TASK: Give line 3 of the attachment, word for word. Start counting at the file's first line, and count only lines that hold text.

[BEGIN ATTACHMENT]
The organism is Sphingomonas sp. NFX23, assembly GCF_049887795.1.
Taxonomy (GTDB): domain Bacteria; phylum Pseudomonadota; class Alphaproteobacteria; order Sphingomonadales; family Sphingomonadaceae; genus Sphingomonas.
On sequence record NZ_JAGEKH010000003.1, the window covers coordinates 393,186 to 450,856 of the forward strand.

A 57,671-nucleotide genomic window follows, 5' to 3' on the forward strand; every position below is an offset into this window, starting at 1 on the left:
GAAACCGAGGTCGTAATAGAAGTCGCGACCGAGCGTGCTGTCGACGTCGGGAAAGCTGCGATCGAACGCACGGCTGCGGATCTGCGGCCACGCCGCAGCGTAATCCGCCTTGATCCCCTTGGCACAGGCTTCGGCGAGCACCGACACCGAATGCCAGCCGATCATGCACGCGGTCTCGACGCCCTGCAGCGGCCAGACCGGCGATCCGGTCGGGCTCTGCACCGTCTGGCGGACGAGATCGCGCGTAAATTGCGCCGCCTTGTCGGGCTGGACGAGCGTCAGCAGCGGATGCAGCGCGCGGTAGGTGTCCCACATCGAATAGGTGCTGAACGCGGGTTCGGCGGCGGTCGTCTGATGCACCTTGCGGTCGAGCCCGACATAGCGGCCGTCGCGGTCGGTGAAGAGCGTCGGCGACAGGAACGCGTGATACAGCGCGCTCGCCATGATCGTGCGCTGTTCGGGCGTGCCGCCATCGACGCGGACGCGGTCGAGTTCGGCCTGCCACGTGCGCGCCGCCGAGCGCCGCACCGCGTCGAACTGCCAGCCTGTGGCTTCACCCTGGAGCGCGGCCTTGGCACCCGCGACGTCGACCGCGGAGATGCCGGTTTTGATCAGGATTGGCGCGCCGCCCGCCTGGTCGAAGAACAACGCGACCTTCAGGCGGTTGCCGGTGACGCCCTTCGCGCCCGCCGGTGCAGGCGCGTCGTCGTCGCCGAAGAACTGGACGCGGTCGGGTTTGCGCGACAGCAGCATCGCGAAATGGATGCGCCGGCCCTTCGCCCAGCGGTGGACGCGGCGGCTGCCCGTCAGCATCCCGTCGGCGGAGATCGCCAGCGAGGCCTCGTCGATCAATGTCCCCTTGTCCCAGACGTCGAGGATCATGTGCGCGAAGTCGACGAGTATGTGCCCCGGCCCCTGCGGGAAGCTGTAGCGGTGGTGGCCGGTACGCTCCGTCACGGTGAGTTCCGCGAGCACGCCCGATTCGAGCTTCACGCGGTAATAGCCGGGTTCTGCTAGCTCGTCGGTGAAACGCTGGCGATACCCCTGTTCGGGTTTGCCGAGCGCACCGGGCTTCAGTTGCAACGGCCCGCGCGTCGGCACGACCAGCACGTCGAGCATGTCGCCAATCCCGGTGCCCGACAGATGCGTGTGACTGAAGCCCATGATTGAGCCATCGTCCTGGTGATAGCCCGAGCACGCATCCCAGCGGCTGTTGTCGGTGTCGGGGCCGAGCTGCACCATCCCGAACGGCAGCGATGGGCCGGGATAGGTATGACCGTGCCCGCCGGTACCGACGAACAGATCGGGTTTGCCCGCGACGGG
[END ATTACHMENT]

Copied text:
On sequence record NZ_JAGEKH010000003.1, the window covers coordinates 393,186 to 450,856 of the forward strand.